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New Jersey Wildlife Action Plan Comment Form
Assessing the Threats to New Jersey's Focal Species

The State Wildlife Action Plan (SWAP) development process requires that each state address "8 essential elements" to complete their SWAPs. One of the more significant required elements is identifying "threats" to the state's Species of Greatest Conservation Need (SGCN).

The Case for a "Common Lexicon"
Not unlike the ranges of wildlife species themselves, the threats affecting SGCN commonly go well beyond the borders of any individual state and are often deserving of regional conservation action. But disparities in the methods used by individual states to identify and characterize threats to their SGCN have impeded regional compilation and collaboration among SWAPs. An important step to improving coordination of conservation programs is to establish a common language, or lexicon, for describing the threats to SGCN and developing actions to address them. The concept and framework for such a lexicon is detailed by Salafsky et al (2007).

With this understanding, states in the Northeast involved in the 2015 SWAP revision process collectively decided to use a common classification system known as the "Northeast Lexicon." This lexicon uses the International Union for the Conservation of Nature's (IUCN) threats classification scheme, which consists of 11 broad primary categories of threats. Each of those is further subdivided into secondary and tertiary sub-categories of increasing detail.

Though the IUCN lexicon was found to be quite comprehensive, threats can also be recognized as "factors that drive the need for taking conservation action." States and conservation organizations have therefore looked to the "action drivers" identified by the U.S. Fish and Wildlife Service's Tracking and Reporting on Actions for Conservation of Species (TRACS) reporting system as a meaningful way to expanded upon the threat categories provided by the IUCN.

The 2015 SWAP Threat Assessment Process
In the development of New Jersey's Wildlife Action Plan, Fish and Wildlife found 10 of the 11 primary IUCN threat categories to be relevant to New Jersey (a category addressing "Geological Events" consisting of earthquakes, tsunamis, avalanches and landslides was omitted). The Division also chose to address two TRACS action drivers: "Resource Management Needs" and "Education and Outreach Needs." In combination, the 10 applicable IUCN threat categories and these two TRACS action drivers result in a total of 12 "threat categories" upon which to base New Jersey's SWAP.

Having identified the appropriate lexicon for assessing threats, Fish and Wildlife reviewed the threats identified in the original New Jersey SWAP, as well as additional threats identified in the years since. These threats were categorized into the IUCN and TRACS formats in order to review, edit, and minimize redundancy. The resulting hierarchy of 2015 SWAP threats and action drivers used by the Division in its assessment can be viewed in detail:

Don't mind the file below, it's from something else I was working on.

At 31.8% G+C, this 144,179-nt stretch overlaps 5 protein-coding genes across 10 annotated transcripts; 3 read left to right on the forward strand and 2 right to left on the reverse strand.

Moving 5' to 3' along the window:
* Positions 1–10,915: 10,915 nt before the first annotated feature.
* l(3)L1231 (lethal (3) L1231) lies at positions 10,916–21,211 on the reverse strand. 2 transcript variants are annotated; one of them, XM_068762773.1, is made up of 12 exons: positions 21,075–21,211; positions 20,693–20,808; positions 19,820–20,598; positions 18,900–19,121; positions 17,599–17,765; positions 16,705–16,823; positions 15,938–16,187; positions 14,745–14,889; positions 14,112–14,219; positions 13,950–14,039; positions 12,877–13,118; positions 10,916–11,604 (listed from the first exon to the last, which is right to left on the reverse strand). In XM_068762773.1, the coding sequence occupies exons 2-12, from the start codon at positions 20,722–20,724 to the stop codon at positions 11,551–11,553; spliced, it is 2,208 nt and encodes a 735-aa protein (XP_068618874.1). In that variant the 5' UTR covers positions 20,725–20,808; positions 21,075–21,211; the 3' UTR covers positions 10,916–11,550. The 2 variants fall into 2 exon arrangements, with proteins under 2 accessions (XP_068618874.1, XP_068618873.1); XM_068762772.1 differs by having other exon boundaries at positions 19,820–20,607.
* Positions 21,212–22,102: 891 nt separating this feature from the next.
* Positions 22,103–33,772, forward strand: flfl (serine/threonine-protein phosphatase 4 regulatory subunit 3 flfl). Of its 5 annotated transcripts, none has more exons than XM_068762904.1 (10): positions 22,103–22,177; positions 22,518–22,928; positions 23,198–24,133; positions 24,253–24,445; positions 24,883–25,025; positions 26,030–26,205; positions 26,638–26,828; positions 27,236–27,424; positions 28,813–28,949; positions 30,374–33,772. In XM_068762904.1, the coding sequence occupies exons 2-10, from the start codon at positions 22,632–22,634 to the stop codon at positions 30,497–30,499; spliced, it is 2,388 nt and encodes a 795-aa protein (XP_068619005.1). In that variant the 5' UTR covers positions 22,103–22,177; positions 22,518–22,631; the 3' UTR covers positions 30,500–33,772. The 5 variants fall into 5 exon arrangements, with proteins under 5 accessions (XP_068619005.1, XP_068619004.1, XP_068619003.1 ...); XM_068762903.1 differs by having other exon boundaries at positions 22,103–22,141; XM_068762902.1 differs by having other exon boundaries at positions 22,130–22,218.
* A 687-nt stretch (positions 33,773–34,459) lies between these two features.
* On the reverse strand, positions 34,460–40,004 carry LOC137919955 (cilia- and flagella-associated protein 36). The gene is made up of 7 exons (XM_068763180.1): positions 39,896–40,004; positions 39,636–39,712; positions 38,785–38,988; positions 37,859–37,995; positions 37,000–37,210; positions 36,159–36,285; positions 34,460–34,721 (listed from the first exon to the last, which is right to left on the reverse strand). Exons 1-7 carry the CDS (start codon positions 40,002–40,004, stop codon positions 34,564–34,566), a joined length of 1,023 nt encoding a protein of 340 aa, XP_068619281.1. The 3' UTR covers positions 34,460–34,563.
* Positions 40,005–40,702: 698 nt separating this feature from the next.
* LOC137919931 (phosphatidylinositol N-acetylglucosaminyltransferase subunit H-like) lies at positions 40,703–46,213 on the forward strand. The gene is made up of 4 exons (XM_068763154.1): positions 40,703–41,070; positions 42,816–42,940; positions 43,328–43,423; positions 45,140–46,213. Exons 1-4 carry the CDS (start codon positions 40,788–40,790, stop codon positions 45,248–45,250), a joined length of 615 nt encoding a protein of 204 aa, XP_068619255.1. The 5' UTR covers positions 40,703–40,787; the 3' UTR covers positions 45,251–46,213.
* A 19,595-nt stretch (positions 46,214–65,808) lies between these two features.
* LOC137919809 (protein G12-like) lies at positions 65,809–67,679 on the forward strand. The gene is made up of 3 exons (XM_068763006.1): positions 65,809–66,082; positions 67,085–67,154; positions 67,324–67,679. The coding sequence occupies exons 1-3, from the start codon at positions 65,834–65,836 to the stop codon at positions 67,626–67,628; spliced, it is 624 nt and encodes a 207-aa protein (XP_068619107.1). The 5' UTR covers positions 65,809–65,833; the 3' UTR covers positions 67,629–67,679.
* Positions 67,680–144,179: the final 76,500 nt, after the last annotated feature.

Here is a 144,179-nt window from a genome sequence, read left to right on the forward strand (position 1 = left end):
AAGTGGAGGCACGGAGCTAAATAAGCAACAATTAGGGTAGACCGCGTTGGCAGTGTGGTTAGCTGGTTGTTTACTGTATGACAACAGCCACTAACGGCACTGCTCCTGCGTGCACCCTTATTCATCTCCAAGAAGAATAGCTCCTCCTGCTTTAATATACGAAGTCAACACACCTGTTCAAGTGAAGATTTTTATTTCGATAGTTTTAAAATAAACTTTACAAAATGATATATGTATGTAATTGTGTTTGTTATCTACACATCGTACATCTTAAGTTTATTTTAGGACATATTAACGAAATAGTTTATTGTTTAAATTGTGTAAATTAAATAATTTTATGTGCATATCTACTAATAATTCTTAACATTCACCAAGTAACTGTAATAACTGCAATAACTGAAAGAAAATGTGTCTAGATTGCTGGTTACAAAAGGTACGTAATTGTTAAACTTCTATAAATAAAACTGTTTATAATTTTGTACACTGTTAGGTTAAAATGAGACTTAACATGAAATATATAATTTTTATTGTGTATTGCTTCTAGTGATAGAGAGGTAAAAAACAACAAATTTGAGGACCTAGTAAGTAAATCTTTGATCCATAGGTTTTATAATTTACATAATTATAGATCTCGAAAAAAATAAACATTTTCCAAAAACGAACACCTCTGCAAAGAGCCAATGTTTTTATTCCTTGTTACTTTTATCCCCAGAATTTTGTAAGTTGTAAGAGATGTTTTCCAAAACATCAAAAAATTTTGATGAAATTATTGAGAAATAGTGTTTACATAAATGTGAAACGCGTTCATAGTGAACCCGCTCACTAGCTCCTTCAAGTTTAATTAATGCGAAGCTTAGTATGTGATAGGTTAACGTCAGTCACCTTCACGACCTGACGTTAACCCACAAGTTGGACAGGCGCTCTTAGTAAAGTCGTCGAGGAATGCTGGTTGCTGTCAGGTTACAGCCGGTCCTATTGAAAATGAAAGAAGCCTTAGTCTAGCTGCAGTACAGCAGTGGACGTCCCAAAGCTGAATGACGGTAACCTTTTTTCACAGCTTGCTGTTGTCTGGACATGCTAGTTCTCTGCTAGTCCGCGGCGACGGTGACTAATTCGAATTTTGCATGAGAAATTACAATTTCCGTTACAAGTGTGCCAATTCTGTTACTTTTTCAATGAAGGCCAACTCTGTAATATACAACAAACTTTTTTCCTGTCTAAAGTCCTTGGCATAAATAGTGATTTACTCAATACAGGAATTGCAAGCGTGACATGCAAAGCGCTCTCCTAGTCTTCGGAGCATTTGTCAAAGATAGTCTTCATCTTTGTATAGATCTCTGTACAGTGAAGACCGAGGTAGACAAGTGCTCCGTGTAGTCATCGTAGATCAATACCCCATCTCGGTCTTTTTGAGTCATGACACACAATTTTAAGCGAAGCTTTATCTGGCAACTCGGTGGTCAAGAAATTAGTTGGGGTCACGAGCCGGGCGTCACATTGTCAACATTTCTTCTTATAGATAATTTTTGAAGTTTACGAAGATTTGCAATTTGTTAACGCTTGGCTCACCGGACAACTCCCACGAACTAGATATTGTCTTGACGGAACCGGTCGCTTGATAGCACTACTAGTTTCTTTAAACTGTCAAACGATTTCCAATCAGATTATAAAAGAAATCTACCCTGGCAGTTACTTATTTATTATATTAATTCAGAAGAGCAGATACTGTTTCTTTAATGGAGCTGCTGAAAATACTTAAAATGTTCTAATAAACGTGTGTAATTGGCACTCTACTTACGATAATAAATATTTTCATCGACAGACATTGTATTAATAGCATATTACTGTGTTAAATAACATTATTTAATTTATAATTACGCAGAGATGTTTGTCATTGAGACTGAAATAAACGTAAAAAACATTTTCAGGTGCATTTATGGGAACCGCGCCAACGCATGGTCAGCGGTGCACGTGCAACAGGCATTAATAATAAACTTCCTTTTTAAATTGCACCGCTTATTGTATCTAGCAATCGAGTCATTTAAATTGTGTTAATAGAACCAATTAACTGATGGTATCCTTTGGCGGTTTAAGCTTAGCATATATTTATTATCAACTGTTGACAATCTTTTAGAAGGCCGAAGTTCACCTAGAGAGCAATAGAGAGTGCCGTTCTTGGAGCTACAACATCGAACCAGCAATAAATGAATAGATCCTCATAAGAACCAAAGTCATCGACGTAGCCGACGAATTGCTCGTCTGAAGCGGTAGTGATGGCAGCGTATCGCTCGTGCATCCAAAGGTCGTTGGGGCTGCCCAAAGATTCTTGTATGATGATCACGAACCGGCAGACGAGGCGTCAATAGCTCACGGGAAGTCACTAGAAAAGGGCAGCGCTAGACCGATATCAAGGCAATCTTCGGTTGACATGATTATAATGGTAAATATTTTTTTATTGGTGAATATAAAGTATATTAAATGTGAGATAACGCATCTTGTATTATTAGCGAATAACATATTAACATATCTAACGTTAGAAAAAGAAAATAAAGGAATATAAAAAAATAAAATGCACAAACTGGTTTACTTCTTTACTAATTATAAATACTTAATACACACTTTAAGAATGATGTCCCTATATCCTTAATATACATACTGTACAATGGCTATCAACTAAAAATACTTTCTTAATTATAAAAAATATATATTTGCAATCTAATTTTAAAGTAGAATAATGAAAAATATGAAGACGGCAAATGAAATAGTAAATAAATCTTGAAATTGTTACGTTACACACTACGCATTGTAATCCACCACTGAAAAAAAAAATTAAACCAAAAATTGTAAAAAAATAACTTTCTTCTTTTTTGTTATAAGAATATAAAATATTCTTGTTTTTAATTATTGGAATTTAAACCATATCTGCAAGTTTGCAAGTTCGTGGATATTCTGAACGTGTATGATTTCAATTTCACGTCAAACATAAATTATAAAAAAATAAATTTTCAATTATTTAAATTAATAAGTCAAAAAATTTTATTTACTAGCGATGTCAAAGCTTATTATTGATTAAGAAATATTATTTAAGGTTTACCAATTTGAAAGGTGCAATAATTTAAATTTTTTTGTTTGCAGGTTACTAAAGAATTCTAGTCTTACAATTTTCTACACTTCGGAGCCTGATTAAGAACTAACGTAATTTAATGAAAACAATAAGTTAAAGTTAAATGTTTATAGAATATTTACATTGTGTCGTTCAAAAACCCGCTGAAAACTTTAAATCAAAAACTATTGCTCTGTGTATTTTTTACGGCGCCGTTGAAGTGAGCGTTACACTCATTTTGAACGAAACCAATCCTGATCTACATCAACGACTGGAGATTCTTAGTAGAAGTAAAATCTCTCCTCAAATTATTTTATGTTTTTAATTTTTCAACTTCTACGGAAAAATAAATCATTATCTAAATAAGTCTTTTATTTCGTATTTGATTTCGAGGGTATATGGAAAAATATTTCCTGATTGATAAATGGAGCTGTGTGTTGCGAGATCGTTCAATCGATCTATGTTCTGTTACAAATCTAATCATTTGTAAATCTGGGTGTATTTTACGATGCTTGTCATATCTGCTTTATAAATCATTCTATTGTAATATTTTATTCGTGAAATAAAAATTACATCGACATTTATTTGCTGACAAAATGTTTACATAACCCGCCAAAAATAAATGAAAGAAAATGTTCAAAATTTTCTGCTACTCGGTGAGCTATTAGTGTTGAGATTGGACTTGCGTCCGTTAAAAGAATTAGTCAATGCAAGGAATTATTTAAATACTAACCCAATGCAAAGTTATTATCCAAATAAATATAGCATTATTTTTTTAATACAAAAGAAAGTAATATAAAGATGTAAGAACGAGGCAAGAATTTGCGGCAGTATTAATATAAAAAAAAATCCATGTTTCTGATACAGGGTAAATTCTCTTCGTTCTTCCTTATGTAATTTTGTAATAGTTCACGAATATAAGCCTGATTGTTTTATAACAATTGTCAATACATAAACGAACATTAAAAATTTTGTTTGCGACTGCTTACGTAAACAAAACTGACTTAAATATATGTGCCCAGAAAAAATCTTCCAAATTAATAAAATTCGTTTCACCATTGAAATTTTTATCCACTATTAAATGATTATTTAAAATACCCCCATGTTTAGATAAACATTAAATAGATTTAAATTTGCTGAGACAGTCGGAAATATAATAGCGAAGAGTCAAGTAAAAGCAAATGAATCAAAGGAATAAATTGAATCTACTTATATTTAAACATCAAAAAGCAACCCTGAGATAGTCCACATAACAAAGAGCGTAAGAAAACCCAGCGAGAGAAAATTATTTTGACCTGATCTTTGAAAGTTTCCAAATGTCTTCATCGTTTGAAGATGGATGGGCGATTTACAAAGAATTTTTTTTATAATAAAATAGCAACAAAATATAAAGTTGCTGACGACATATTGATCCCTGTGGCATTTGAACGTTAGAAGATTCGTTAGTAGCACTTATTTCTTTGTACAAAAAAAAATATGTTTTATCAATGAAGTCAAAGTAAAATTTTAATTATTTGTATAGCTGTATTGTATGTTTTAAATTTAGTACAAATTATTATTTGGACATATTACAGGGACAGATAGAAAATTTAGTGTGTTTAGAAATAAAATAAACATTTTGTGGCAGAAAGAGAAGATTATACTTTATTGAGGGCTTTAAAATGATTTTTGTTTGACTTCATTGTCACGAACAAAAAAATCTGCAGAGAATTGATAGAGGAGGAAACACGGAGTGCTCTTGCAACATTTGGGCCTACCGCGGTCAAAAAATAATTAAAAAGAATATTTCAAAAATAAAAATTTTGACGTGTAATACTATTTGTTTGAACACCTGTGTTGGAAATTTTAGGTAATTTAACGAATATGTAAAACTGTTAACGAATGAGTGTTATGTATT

Threats and Action Driver Categories (pdf, 375kb)

Division taxa team experts then assessed how each of the 2015 SWAP threats affect New Jersey's 107 Focal Species. In making these assessments, the taxa teams used a qualitative "expert-opinion"-based approach loosely modeled on the Northeast Lexicon report cited above, which considered the severity, reversibility, immediacy, spatial extent, certainty, and likelihood of individual threats as they pertain to each of the Focal Species.
Threat Characteristics and Categorical Ratings (pdf, 80kb)

A holistic "low," "moderate," "high," or "not applicable" impact rating was thus assigned to each threat for each of the 107 Focal Species. The results of this assessment help to identify the threats most deserving of immediate or near-term conservation action and will help refine the focus of the 2015 SWAP.

The results of the 2015 SWAP threats assessment can be viewed by taxonomic group:

Please use the form below to submit comment on Assessing the Threats to New Jersey's Focal Species only; there are separate comment forms for each aspect of the Plan. Make sure to complete fields that are designated as "* = required".




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State: *

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Comment: *

Osprey nestling with building beyond
Urban space now makes up more than 30% of New Jersey's land area, and wildlife struggle to make a living in smaller, more altered habitats.
Photo courtesy Ben Wurst, CWFNJ

Bats with WNS
More than 6 million North American bats have perished from White-nose Syndrome over the past decade. The fungal disease affects little brown bats (pictured) and other cave-hibernating species during the winter.
Photo courtesy John Gumbs, BATS Research Center

Terrapin on road's edge
NJ's dense road network is perilous to wild animals like the diamondback terrapin. Here, a female terrapin waits for a chance to cross the road to reach her nesting grounds.
Photo courtesy Ben Wurst, CWFNJ

Thank you for reviewing the NJ Wildlife Action Plan and submitting your comments.

Back to Wildlife Action Plan (WAP).

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Last Updated: September 25, 2015